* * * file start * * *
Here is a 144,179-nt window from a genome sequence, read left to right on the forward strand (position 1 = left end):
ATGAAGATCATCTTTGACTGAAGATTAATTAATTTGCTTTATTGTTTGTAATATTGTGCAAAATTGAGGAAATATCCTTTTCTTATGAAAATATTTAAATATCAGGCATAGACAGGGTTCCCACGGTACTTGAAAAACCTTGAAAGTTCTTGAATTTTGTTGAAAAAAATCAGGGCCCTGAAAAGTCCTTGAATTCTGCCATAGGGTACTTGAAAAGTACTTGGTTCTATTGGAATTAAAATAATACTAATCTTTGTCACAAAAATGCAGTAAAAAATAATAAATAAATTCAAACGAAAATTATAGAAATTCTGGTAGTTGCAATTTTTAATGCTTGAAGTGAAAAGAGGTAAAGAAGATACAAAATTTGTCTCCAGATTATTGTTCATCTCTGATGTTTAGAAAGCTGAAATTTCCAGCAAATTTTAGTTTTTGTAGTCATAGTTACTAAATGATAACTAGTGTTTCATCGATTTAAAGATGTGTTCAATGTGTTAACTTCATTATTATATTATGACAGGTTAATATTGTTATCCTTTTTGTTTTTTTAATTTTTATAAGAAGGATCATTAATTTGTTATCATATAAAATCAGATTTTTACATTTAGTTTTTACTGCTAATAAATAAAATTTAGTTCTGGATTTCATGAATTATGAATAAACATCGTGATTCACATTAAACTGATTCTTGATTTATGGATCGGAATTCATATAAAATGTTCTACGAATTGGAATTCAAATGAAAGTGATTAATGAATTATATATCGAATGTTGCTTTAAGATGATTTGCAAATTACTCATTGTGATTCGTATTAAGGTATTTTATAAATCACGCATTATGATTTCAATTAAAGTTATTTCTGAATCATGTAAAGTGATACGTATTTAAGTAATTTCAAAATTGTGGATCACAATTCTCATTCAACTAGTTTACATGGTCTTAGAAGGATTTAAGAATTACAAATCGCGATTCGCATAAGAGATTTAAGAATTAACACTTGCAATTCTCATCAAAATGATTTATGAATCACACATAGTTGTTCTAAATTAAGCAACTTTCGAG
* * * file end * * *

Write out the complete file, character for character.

Here is a 144,179-nt window from a genome sequence, read left to right on the forward strand (position 1 = left end):
ATGAAGATCATCTTTGACTGAAGATTAATTAATTTGCTTTATTGTTTGTAATATTGTGCAAAATTGAGGAAATATCCTTTTCTTATGAAAATATTTAAATATCAGGCATAGACAGGGTTCCCACGGTACTTGAAAAACCTTGAAAGTTCTTGAATTTTGTTGAAAAAAATCAGGGCCCTGAAAAGTCCTTGAATTCTGCCATAGGGTACTTGAAAAGTACTTGGTTCTATTGGAATTAAAATAATACTAATCTTTGTCACAAAAATGCAGTAAAAAATAATAAATAAATTCAAACGAAAATTATAGAAATTCTGGTAGTTGCAATTTTTAATGCTTGAAGTGAAAAGAGGTAAAGAAGATACAAAATTTGTCTCCAGATTATTGTTCATCTCTGATGTTTAGAAAGCTGAAATTTCCAGCAAATTTTAGTTTTTGTAGTCATAGTTACTAAATGATAACTAGTGTTTCATCGATTTAAAGATGTGTTCAATGTGTTAACTTCATTATTATATTATGACAGGTTAATATTGTTATCCTTTTTGTTTTTTTAATTTTTATAAGAAGGATCATTAATTTGTTATCATATAAAATCAGATTTTTACATTTAGTTTTTACTGCTAATAAATAAAATTTAGTTCTGGATTTCATGAATTATGAATAAACATCGTGATTCACATTAAACTGATTCTTGATTTATGGATCGGAATTCATATAAAATGTTCTACGAATTGGAATTCAAATGAAAGTGATTAATGAATTATATATCGAATGTTGCTTTAAGATGATTTGCAAATTACTCATTGTGATTCGTATTAAGGTATTTTATAAATCACGCATTATGATTTCAATTAAAGTTATTTCTGAATCATGTAAAGTGATACGTATTTAAGTAATTTCAAAATTGTGGATCACAATTCTCATTCAACTAGTTTACATGGTCTTAGAAGGATTTAAGAATTACAAATCGCGATTCGCATAAGAGATTTAAGAATTAACACTTGCAATTCTCATCAAAATGATTTATGAATCACACATAGTTGTTCTAAATTAAGCAACTTTCGAG